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Anatolian Shepherds Save Cheetahs

The Livestock Guarding Dog (LSGD) program launched by the Cheetah Conservation Fund (CCF) in Namibia is one of the most successful programs implemented to help farmers guard their livestock and it saves the lives of cheetahs in the process.

The world's fastest land animal, the Cheetah is also the most endangered cat in Africa. 
Because a majority of cheetahs in Africa live outside of protected areas, on farmland,  this results in inevitable conflict between them and the local farmers.

To ensure the survival of the species, it has become essential to find non-lethal methods of protecting livestock from these natural predators.

Dr. Laurie Market with Koya (Anatolian Shepherd)
and Chewbaaka (Cheetah)
In 1994 Dr Laurie Marker, Founder of the Cheetah Conservation Fund (CCF) created the Livestock Guarding Dogs program, which is at the core of these efforts to address the human-wildlife conflict that threatens the cheetah. 

Dr. Marker's research indicated that cheetahs didn't actually prefer domesticated livestock when natural prey was available.

Thus came the idea to use trained dogs to act as watchdogs over the herds. The Anatolian Shepherd is a dog breed that originated in Anatolia (in central Turkey). It is rugged, large and very strong, with superior sight and hearing that allow him to protect livestock. 

Anatolian Shepherds and Kangal dogs are bred and raised in small stock yards at the CCF Namibia headquarters, which also includes a working farm with goats and sheep. The puppies grow up with the farm animals and form a bond with them and at the age of eight weeks they are then neutered and placed with a participating Namibian farmer.

The dogs protect livestock from cheetah attacks as they bark loudly whenever they see a cheetah or another predator, scaring the big cats away. Farmers no longer need to kill cheetahs to protect their livestock and their livelihood. 

So how successful has this program been? Very. Most farmers report an 80% to 100% reduction in livestock kills by cheetahs and other predators.
In the past there were more than 800 to 900 cheetahs killed annually but that number has been reduced significantly thanks to these dogs' hard work.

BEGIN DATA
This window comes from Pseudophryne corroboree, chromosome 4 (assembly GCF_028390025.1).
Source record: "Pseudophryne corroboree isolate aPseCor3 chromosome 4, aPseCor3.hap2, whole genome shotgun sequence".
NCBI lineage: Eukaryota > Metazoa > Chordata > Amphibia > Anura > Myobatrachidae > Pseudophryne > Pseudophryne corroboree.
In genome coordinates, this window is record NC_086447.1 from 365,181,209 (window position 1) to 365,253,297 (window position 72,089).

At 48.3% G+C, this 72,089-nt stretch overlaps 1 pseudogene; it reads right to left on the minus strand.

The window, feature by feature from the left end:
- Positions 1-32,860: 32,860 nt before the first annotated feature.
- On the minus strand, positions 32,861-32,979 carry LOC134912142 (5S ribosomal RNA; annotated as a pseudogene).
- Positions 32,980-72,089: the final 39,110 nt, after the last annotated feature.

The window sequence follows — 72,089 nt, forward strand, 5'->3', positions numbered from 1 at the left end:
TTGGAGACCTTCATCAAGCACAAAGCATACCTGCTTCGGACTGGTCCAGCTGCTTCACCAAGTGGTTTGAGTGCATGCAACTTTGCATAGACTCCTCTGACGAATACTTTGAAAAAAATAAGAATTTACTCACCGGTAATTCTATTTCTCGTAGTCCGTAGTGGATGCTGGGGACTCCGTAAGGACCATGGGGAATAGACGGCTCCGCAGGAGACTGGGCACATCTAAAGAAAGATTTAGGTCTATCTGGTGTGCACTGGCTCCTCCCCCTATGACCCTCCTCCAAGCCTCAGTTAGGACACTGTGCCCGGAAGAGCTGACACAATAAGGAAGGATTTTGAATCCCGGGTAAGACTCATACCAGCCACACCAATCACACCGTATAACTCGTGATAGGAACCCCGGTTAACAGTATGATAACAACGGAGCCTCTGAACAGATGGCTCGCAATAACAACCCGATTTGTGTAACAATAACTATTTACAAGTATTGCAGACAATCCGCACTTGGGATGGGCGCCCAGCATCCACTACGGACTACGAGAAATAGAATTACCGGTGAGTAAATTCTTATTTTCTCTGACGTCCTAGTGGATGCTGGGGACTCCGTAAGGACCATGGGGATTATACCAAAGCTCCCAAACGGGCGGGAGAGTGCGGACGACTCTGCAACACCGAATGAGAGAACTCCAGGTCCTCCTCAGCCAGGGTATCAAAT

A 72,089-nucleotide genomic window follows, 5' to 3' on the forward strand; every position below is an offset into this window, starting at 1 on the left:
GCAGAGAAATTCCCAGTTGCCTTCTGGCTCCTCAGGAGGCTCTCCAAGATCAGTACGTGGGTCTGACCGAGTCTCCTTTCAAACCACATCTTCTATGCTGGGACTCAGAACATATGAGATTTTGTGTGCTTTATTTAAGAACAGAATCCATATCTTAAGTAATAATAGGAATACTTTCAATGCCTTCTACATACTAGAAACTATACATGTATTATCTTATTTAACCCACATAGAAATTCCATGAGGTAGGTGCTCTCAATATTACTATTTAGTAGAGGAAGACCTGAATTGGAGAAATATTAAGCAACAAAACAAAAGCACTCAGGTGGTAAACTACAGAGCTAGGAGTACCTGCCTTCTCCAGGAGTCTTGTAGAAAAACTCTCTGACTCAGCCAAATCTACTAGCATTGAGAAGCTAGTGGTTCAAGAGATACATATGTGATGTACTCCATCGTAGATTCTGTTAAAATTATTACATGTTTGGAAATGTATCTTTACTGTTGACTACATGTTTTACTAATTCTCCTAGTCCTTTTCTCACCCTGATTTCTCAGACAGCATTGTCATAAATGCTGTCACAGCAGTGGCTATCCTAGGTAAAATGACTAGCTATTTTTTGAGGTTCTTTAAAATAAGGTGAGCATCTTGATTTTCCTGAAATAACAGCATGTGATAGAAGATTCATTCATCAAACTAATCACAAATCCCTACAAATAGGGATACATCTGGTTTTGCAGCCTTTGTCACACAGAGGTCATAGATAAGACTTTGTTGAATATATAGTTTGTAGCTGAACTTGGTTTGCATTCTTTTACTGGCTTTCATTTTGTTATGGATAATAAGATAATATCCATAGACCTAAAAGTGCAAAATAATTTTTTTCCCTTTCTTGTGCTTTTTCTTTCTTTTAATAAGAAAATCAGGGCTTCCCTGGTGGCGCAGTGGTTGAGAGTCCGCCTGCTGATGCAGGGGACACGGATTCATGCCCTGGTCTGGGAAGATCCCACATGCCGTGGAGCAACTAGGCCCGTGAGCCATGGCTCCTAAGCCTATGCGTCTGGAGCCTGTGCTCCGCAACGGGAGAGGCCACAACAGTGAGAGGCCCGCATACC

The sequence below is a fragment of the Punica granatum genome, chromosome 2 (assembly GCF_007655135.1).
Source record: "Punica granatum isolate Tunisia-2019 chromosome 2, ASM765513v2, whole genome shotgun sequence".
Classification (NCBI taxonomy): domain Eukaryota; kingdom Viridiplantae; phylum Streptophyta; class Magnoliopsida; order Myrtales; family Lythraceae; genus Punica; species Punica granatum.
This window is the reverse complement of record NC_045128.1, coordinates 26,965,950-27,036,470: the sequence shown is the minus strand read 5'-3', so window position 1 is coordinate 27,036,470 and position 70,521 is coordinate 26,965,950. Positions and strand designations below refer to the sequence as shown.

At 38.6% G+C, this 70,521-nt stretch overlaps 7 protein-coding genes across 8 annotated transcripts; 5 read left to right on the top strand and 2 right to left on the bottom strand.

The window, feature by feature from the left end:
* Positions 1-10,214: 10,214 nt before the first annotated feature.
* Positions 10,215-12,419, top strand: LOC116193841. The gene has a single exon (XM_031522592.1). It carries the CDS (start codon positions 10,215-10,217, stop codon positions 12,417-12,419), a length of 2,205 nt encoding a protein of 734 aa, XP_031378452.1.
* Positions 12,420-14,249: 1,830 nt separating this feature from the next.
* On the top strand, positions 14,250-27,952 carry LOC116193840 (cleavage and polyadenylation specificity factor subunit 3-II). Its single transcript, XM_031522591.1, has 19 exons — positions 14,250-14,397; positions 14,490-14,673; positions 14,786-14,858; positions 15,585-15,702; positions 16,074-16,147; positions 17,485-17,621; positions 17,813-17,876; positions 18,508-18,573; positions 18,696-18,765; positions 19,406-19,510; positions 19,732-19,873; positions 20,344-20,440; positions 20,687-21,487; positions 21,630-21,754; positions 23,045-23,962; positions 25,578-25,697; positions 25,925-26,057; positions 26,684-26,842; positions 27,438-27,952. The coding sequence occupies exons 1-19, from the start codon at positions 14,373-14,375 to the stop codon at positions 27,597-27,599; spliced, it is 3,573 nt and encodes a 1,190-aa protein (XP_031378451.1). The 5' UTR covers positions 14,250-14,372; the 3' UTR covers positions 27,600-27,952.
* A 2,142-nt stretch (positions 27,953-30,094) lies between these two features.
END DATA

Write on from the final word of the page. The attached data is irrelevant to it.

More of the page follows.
Since 1994, the CCF has placed over 450 livestock guarding dogs, with more and more puppies born every year. The puppies bond with their herds and protect them from predators. Most farmers using CCF dogs report dramatic reductions of livestock losses due to cheetahs and other predators. In turn, this helps the farmers implement improved livestock management techniques and encourages the farmers to co-exist with cheetahs instead of removing cheetahs from farmland. 

But as 
farmers are now eager to adopt puppies and use this new livestock management technique, there is a long waiting list for these trained dogs.

Each dog costs the CCF over $500 a year in care. These costs include food, vaccinations, new owner support, veterinary care and long-term monitoring. Dogs that are in poor health or not performing well in their new jobs, are removed and placed with another farm where they might be a better fit. If a dog is unable to continue working as a guarding dog, a loving home is found for the dog as a companion animal.

Nigel Allsop, the President of the Australian War Animal Memorial Organisation (AWAMO) personally worked with cheetahs and other large felines such as lions, puma jaguars and bobcats when he was working at the Auckland Zoo.

Like war dogs, he strongly feels these working dogs deserve support and recognition which prompted the AWAMO to become a sponsor of the Lifestock Guarding Dog program. "There are many other dogs that work directly against poachers such as attack and tracker dogs and the AWAMO will be supporting one of these in the future" added Nigel.

Please consider becoming a conservation partner and assist in covering half or all of the annual costs in caring for and raising these working dogs. Your donation will also support training programs for the farmers. Donations at any level also contribute to the continued observation and care of Guarding Dogs after they have been placed on livestock farms. 
Most importantly, your donation helps change the face of Africa not just for wildlife, but for its people. Saving the cheetah can save people, by supporting the human communities that live alongside the cheetah.

If you'd like find out more on how to support these endangered animals, please visit

The Australian War Animal Memorial Organisation (AWAMO) is a non-profit organisation that promotes the establishment of War Animal plaques at Parks, RSLs or local and Federal government sites.


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